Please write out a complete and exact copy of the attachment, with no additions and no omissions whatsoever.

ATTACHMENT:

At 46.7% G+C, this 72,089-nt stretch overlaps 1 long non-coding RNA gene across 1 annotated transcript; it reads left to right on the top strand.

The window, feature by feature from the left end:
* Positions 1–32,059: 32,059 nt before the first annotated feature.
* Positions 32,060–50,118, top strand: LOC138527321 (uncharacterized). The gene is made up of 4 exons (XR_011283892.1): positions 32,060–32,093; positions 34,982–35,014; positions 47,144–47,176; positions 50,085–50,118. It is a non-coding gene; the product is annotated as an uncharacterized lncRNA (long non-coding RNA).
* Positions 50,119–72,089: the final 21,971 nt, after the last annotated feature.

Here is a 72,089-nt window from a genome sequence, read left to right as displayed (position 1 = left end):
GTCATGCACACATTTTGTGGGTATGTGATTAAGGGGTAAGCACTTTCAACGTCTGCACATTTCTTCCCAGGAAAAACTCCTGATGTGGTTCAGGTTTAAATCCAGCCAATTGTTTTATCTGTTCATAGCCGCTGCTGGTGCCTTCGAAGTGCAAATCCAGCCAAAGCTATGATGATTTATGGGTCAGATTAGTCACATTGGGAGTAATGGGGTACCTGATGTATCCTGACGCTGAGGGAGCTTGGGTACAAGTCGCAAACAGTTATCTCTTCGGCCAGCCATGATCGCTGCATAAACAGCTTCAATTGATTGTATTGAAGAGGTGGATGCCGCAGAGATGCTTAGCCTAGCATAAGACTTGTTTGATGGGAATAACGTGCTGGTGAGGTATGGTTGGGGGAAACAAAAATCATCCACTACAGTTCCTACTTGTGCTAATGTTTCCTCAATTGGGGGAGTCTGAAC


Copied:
At 46.7% G+C, this 72,089-nt stretch overlaps 1 long non-coding RNA gene across 1 annotated transcript; it reads left to right on the top strand.

The window, feature by feature from the left end:
* Positions 1–32,059: 32,059 nt before the first annotated feature.
* Positions 32,060–50,118, top strand: LOC138527321 (uncharacterized). The gene is made up of 4 exons (XR_011283892.1): positions 32,060–32,093; positions 34,982–35,014; positions 47,144–47,176; positions 50,085–50,118. It is a non-coding gene; the product is annotated as an uncharacterized lncRNA (long non-coding RNA).
* Positions 50,119–72,089: the final 21,971 nt, after the last annotated feature.

Here is a 72,089-nt window from a genome sequence, read left to right as displayed (position 1 = left end):
GTCATGCACACATTTTGTGGGTATGTGATTAAGGGGTAAGCACTTTCAACGTCTGCACATTTCTTCCCAGGAAAAACTCCTGATGTGGTTCAGGTTTAAATCCAGCCAATTGTTTTATCTGTTCATAGCCGCTGCTGGTGCCTTCGAAGTGCAAATCCAGCCAAAGCTATGATGATTTATGGGTCAGATTAGTCACATTGGGAGTAATGGGGTACCTGATGTATCCTGACGCTGAGGGAGCTTGGGTACAAGTCGCAAACAGTTATCTCTTCGGCCAGCCATGATCGCTGCATAAACAGCTTCAATTGATTGTATTGAAGAGGTGGATGCCGCAGAGATGCTTAGCCTAGCATAAGACTTGTTTGATGGGAATAACGTGCTGGTGAGGTATGGTTGGGGGAAACAAAAATCATCCACTACAGTTCCTACTTGTGCTAATGTTTCCTCAATTGGGGGAGTCTGAAC